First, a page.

“The OSFC and the entire state of Ohio are national leaders in creating healthy, sustainable schools,” said Rachel Gutter, director of the Center for Green Schools at USGBC. "Since 2007, we've watched the OSFC successfully grow a program that shows LEED is working for Ohio — these schools are saving money, energy and resources. Ohio shows a deep commitment to the well-being of its students, teachers and communities through the use of LEED.”
LEED is the world’s premier benchmark for the design, construction and operation of high-performance green buildings. Since 2007, the OSFC has required the design of each school building it funds to at least seek LEED Silver certification, with the goal of achieving Gold. Monroe Central High School of the Switzerland of Ohio Local School District in Monroe County became the 100th public education facility in Ohio to achieve LEED, receiving a Silver certification. Of the 100 certifications, 44 schools have exceeded LEED Silver, earning LEED Gold or Platinum.
Other notable LEED-certified schools include London Middle School of the London City School District in Madison County, which was the first LEED Platinum school in the state and boasts a 40 percent reduction in water usage and 42 percent energy savings. Robert A. Taft Information Technology High School in Cincinnati became the first public high school in the state to receive LEED Platinum certification. Cloverleaf Elementary School in Medina County earned LEED Silver, which “shows taxpayers that the district is energy conscious,” according to Superintendent Daryl Kubilu.
OSFC Executive Director Richard Hickman called today’s announcement “exciting, and certainly a statement on how Ohio has embraced environmentally friendly design. These projects, which represent a commitment to both our schoolchildren and the future of our environment, are the direct result of innovative teamwork from architects, construction managers, trade contractors and our project partners, the local school districts. I commend them for their accomplishments.”
Ohio is the recognized nationwide leader in sustainable school design, with more than 300 total schools either registered or certified through LEED. On average, Ohio’s first 100 certified schools have been designed to use 35 percent less energy and an average of 37 percent less water than comparable buildings constructed and operated to traditional standards. In addition, these schools provide healthier indoor environments conducive to learning.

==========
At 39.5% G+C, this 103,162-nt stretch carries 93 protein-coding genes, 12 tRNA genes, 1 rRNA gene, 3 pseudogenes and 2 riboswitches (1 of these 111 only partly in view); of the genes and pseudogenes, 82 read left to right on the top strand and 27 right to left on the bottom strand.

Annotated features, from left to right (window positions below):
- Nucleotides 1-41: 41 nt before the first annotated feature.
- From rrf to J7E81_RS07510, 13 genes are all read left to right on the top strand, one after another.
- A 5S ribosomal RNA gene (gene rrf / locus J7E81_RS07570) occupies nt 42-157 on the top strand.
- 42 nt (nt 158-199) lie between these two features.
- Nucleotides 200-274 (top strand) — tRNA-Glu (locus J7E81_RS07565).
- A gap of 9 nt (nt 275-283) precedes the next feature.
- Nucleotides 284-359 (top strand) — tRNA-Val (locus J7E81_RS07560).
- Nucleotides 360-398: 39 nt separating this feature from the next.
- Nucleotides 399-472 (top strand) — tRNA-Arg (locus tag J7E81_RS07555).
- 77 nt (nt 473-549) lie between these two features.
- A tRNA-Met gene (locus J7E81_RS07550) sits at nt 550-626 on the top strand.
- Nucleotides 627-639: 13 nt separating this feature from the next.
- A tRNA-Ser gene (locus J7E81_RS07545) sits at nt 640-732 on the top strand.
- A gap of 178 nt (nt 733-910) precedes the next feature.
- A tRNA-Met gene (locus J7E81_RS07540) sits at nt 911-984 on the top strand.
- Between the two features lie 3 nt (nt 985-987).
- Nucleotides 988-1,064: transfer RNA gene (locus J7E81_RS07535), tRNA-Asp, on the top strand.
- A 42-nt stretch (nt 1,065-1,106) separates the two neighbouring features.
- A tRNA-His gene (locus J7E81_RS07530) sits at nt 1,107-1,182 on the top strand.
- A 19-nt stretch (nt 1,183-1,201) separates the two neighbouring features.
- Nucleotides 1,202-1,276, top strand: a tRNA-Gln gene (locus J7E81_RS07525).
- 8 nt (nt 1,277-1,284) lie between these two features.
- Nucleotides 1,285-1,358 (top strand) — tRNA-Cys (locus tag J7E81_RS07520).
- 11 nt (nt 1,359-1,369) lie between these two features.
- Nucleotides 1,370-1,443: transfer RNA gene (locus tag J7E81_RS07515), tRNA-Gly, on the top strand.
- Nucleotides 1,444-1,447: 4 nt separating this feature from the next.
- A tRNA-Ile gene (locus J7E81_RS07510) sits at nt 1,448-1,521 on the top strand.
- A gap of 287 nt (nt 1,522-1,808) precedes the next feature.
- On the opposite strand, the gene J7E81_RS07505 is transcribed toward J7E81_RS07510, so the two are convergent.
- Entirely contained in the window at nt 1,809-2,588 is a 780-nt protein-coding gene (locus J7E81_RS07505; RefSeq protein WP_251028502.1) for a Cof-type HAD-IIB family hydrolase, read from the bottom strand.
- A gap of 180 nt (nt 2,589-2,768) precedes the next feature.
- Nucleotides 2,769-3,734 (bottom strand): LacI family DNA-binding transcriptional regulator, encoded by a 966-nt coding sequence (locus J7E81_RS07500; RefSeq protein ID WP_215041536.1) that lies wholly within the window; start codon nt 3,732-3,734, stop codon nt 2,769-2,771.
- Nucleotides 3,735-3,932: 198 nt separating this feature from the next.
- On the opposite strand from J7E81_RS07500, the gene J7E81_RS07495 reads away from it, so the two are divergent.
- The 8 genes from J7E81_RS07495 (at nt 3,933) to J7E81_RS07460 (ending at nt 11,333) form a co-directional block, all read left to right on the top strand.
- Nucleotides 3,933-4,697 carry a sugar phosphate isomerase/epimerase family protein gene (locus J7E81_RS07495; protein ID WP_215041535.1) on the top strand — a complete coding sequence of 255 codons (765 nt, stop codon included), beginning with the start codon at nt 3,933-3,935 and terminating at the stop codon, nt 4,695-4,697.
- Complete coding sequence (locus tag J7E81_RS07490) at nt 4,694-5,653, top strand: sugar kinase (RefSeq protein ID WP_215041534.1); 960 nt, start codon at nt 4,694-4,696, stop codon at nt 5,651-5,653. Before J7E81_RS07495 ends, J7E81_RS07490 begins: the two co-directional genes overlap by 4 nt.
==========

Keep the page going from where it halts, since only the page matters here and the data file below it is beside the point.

Healthy, sustainable schools are in demand throughout the United States. A recently released independent national survey from the Center for Green Schools at USGBC and United Technologies Corp. revealed that three out of four Americans are supportive of green schools and 90 percent of Americans think it is important to improve public school buildings.
Additionally, the use of LEED has had a positive economic impact on Ohio and surrounding states. All OSFC projects using LEED encourage the use of products and materials that are harvested, manufactured and/or produced within a 500-mile radius of the project, supporting nearby economies. On average, nearly 35 percent of building materials for these schools was procured from regional sources, and 22 percent of the schools’ building materials contain recycled content. The 100 schools have also diverted more than 188,114 tons and 57,565 cubic yards of construction waste from Ohio landfills.
“We applaud the OSFC for embracing the challenge to make better buildings for Ohio’s schoolchildren,” says Tyler Steele, chair of the USGBC Central Ohio Chapter. “Like any taxpayer, I encourage responsible use of public money. LEED makes sense because it is a third-party-verified system that encourages energy efficiency, conservation of resources and support for Ohio’s economy through incentives for locally sourced materials. This policy, and these investments in people, products and process, are a driving force behind innovation and the continued growth of Ohio's economy."